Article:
Director Marco Arturo Marelli’s concept is surprisingly grandiose for this intimate, chamber-like opera, but the resplendent sets of a Rococo palace in vibrant, opulent colours of blue and silver, translucent furnishings and abundance of mirrors never cease to delight the eye. All the foregoing notwithstanding it is the underlying abundance of talent, good taste, charm and Viennese gemütlichkeit which carry the day and the birthday boy, Maestro Strauss, the big winner.

 

L’Heure Rose - Hélène Guilmette; Martin Dubé

01 Vocal 03 Helene GuilmetteL’Heure Rose
Hélène Guilmette; Martin Dubé
Analekta AN 2 9141

This is a revelation for those wishing to learn more about the female contemporaries of Fauré, Duparc, Debussy and Poulenc. Ten women composers of the 19th and 20th centuries are represented on this recording: some we’ve been introduced to before (Viardot, Chaminade, L. & N. Boulanger, Beach) and others quite unfamiliar (Holmès, Canal, Karveno, Landry).

While perusing sheet music on Rue de Rome in Paris in 2007, soprano Hélène Guilmette, found some excellent works by Mel (Mélanie) Bonis, one of those who used a pseudonym to get by in the male-dominated world of music publishing. Her story is one of talent long-hidden; a marriage arranged by her parents to a man 25 years her senior left little space to pursue her art. Only later, when reunited with a long-lost love, a singer, did she receive the encouragement she needed.

Guilmette’s raison d’être for this collection is “making these works better known and honouring their memory.” Fin-de-siècle Paris is brought to life in these impressionistic songs by Guilmette’s shimmering voice and long-time coach, collaborator and accompanist Martin Dubé’s pianistic finesse. A few interesting later works are included as well, such as cabaret actress/singer/composer Wally Karveno’s La robe de lune (1954) and Quebec-born Jeanne Landry’s Émergence (1996).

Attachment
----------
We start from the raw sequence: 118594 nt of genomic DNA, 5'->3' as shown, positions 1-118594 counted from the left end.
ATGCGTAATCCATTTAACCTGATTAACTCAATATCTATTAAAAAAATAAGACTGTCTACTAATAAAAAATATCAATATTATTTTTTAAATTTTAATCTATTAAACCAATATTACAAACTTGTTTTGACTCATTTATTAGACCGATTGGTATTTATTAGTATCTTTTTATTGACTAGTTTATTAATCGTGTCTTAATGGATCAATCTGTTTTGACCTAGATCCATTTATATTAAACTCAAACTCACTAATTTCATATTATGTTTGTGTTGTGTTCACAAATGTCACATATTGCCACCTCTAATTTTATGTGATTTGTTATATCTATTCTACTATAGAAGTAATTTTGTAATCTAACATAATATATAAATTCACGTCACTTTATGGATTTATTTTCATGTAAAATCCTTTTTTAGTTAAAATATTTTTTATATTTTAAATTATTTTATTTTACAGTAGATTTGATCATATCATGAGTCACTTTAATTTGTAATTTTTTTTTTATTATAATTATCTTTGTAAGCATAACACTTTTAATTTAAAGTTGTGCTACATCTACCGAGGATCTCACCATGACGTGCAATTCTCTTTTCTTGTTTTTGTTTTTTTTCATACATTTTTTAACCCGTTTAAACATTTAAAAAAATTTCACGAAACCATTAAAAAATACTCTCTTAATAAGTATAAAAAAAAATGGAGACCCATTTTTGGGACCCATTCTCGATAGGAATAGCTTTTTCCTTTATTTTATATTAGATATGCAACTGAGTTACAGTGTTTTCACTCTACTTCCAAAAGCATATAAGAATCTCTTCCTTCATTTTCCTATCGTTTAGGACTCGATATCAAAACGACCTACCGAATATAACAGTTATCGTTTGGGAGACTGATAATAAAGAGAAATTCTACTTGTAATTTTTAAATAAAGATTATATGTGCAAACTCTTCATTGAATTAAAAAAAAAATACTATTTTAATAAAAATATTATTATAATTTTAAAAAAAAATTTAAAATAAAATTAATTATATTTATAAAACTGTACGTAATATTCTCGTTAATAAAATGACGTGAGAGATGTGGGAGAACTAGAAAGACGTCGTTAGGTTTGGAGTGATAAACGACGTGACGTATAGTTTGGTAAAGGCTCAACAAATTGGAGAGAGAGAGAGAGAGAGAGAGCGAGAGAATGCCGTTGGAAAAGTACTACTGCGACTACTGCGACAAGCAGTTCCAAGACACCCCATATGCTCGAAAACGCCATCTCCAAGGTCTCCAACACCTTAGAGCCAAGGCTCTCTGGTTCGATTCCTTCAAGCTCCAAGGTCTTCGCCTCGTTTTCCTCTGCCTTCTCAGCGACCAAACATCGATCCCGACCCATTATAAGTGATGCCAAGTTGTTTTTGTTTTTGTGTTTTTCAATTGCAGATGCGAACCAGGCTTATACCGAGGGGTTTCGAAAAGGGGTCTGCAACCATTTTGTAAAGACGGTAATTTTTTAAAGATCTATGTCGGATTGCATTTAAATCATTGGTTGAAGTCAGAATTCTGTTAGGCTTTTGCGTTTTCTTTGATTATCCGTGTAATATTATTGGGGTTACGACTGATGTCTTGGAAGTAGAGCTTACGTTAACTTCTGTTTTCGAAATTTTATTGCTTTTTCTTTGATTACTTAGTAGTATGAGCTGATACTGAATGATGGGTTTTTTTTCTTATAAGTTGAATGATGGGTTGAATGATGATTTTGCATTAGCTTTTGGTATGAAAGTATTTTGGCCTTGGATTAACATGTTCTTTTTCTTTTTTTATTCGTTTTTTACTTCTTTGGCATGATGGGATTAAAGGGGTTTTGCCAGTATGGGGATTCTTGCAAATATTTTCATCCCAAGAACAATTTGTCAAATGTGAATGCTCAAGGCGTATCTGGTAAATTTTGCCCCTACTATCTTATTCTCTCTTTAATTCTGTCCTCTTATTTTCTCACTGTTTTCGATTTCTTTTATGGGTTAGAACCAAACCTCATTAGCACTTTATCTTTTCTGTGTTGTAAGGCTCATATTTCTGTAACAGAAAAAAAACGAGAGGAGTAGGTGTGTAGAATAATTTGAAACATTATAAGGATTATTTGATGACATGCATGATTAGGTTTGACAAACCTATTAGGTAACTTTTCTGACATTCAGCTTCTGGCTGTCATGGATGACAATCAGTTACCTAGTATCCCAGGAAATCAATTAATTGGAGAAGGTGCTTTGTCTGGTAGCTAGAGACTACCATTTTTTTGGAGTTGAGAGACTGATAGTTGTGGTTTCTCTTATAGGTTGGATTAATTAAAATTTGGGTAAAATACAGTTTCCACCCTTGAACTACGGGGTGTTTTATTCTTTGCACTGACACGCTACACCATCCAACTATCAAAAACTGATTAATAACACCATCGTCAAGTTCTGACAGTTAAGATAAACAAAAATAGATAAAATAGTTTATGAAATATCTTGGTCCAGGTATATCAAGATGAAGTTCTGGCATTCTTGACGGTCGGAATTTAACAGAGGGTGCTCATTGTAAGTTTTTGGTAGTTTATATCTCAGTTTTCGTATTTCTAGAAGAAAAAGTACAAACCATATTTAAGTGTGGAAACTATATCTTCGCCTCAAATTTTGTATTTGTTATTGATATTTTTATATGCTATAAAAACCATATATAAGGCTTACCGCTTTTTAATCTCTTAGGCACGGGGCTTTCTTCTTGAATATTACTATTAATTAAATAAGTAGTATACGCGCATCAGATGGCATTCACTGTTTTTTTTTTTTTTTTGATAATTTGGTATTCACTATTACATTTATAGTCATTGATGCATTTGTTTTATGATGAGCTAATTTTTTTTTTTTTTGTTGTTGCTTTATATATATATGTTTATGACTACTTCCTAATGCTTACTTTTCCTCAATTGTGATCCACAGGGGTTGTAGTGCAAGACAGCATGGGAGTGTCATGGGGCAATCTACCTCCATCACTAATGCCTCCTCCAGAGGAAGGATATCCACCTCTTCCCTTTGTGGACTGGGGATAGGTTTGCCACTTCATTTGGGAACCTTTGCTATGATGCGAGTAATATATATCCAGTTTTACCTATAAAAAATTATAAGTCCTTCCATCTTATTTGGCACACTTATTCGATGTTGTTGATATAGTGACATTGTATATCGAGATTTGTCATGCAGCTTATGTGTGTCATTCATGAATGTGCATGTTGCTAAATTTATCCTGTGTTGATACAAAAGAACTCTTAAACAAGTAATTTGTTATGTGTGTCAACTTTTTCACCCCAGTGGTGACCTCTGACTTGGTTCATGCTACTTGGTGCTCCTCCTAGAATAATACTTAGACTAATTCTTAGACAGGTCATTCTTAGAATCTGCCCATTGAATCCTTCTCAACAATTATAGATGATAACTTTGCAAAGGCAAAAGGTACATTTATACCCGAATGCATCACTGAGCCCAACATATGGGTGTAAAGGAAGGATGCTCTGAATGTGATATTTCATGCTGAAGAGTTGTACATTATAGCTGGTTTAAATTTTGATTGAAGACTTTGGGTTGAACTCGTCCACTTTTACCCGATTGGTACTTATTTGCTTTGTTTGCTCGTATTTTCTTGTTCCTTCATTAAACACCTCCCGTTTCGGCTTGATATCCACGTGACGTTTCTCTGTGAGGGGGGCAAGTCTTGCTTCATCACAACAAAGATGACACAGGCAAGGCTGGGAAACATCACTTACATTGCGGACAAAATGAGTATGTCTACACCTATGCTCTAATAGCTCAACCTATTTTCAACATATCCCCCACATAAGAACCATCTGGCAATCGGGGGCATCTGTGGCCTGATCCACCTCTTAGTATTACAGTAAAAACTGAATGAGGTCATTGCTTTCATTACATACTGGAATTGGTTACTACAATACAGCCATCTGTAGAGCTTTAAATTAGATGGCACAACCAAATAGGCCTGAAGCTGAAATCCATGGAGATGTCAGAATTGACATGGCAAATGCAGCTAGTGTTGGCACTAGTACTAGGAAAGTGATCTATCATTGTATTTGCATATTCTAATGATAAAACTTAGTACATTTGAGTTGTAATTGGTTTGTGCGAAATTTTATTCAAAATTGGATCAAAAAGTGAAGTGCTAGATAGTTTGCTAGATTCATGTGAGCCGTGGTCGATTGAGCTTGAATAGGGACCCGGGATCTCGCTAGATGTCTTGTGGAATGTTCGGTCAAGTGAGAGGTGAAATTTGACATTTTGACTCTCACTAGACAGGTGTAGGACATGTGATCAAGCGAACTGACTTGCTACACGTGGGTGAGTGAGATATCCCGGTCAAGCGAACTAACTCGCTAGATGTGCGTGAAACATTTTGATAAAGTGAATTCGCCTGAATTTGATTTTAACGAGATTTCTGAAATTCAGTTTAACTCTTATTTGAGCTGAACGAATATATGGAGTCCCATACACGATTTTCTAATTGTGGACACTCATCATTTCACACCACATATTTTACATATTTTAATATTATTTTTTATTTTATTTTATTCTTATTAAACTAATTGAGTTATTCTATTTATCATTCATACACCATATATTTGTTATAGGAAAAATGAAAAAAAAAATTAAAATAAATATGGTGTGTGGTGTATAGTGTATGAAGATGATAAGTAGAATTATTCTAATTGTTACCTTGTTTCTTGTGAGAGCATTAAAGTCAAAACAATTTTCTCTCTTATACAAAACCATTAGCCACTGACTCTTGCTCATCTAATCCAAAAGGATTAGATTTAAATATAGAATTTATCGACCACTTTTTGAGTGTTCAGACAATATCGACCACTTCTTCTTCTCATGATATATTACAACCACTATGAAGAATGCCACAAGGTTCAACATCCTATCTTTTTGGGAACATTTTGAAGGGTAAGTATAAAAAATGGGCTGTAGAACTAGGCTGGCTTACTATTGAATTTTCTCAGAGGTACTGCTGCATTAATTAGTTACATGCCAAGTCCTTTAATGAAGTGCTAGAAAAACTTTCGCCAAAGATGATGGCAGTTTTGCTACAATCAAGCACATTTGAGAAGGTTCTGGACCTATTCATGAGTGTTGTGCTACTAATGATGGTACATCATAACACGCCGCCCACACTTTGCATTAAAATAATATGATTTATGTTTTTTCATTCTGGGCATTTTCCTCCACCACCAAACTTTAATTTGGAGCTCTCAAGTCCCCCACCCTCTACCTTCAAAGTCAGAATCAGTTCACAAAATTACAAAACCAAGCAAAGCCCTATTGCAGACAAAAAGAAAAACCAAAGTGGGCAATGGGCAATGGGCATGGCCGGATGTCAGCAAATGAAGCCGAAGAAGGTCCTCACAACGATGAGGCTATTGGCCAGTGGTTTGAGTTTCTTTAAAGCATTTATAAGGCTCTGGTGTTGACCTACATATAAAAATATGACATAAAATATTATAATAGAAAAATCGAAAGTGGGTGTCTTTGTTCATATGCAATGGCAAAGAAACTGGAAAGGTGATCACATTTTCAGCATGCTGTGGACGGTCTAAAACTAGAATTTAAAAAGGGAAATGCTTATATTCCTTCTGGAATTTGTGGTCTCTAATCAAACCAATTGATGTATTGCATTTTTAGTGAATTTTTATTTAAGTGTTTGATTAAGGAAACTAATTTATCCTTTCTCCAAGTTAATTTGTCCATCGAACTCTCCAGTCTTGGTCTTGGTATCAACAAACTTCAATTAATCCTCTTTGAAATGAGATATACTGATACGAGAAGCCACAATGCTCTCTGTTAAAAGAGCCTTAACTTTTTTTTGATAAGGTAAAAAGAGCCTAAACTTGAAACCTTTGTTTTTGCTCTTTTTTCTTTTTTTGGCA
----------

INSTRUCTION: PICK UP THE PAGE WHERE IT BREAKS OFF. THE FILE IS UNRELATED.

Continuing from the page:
Remembering Alfred Deller

01 Vocal 04 Alfred DellerRemembering Alfred Deller
James Bowman; Robin Blaze; John Turner; Laura Robinson
Divine Art dda 25114

The countertenor Alfred Deller was born in 1912 and I wonder if this CD had been intended to mark his centenary. No matter, the disc is as welcome as it would have been two years ago. An obvious way of remembering Deller would have been to reissue some of his recordings but the producers of the CD have hit on something much more imaginative. The recording commemorates not only Deller himself but two others who were central to the revival of early music in the 40s and 50s: Michael Tippett and Walter Bergmann. It was Tippett who discovered Deller in the choir stalls of Canterbury Cathedral and who launched him in his solo career at Morley College.